A) Im not passing judgment or overlooking anyone that has had to fight through health-care issues in this medicine-for-profit country caveated with preexisting condition clauses, mile-high deductibles and life-time caps.  I have not said one thing about this in this diary and if you've ever seen me comment elsewhere on this issue you would know that NOTHING you are describing here aligns with my position on the issue.  But this is not a health care diary.

              B) Im not engaging in this silly "I know more poor people than you" bullshit.  For one many of those cases have nothing to do with the topic of this diary, secondly I never said there weren't people struggling (WhoTF would say that?) and lastly, I have plenty of people in my life, family, community and circle of friends that meet most of those categories you list plus a few you didnt (you left out "forced out of retirement after Wall Street flushed away their savings" and "lost their house and are living in their children's spare bedroom embarrassed, bankrupt and without a clue as to how to recover" plus plenty more) but I fail to see the point of this kind of cautionary-tale-checklist.

              C)  You didn't say what you did for a living or what you were studying (Math?) and frankly that's not my business, but if you had school paid by stipend and tuition waiver then that was clearly a good idea to leverage those options to get yourself a degree.  You mention you went back to grad school at the start of a recession when you had no job.... again, I don't understand that but that's your decision based on your own life circumstances and your position within what sounds like an already established career....maybe that made sense for you.  (Although, taking on thousands of dollars in inescapable student loans is obviously not the easiest or most efficient way to "eat", but it sounds like your situation was more complicated then that).

              But this is not at all what we were discussing.  The diary is about a response from a Gen-Y ivy-league professional journalist defending himself against generational labeling all the while, at least to some of us, personally embodying the exact accusations that offend him so much.

              And sure, I'll freely admit that people with STEM degrees that can't find a job have a more compelling argument regarding their plight but their nemesis is the recession not stingy baby boomers who are clinging to wealth, property and employment with their cold bony hands and they are also best poised for recovery once the economy (which btw is hitting EVERYONE as you describe and not singularly persecuting the generation of special snowflakes the 20-30 somethings) turns around.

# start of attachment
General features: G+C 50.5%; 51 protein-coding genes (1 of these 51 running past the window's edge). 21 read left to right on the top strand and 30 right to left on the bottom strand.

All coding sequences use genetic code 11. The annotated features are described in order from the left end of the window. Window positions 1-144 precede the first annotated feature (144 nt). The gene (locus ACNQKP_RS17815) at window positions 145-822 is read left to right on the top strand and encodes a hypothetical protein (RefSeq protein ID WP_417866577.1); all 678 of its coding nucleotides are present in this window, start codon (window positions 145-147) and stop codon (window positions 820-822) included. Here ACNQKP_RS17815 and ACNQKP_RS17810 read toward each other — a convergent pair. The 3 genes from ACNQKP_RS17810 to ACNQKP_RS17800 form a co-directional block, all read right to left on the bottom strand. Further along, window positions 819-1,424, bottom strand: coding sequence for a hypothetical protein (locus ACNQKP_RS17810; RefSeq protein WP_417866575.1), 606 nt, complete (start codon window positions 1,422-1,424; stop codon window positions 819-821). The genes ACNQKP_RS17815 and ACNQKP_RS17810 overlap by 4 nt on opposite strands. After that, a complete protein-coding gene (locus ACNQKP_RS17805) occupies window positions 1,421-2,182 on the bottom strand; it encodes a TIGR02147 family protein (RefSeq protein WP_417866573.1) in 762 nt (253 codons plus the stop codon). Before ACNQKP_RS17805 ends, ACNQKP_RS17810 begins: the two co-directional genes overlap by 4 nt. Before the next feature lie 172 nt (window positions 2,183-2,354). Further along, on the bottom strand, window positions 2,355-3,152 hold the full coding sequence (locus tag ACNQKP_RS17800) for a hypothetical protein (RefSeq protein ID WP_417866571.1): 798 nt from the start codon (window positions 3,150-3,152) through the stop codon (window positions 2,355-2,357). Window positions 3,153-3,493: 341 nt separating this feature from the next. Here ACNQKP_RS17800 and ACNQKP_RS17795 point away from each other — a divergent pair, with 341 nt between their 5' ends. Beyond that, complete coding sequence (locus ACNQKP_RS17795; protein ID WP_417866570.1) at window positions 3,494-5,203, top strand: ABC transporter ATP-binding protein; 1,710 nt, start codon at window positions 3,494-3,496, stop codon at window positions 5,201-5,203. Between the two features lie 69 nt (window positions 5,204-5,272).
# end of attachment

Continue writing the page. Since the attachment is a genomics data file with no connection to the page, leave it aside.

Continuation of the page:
But even still, college should be seen as an investment, not 13th grade that you do if you don't have anything else lined up.  If these people went and got an engineering degree thinking their long-term earning potential outweighs the short-term burden of $45,000 in debt they are probably right.  The recession will clearly delay that but their thinking was sound.  

              At the same time the kid that dropped his entire parent's savings account (assuming they had one) and now carries "crushing debt" that he signed up for so he could study Anthropology really shouldn't be surprised that all the big "Anthropology Firms" aren't hiring because long before even the hint of a recession, when we were riding high on the bubble... what kind of "the real world doesn't apply to me" 19 year old actually thought they had good odds on making a decent family-raising living as an anthropologist?  Why not just major in "Wishful Thinking" and call it what it is?   And yeah.. Im sure there any number of exceptions to the "Successful Anthropologist" rule but the point still stands.  Yo Yo Ma makes good money, go ahead and drop another $30k to double-major in "Cello" and no doubt you'll be making big bucks in NO TIME.

              And again... people should be able to study and major in anything they want.  But if folks are going to willingly taking on debt to major in a field with diminishing to non-existent job prospects I'm going to be as unsympathetic as they should be unsurprised that they cant find a job and are drowning in debt.

              Красота спасет мир --F. Dostoevsky

              by Wisper on Thu Sep 19, 2013 at 03:25:47 PM PDT

              [ Parent ]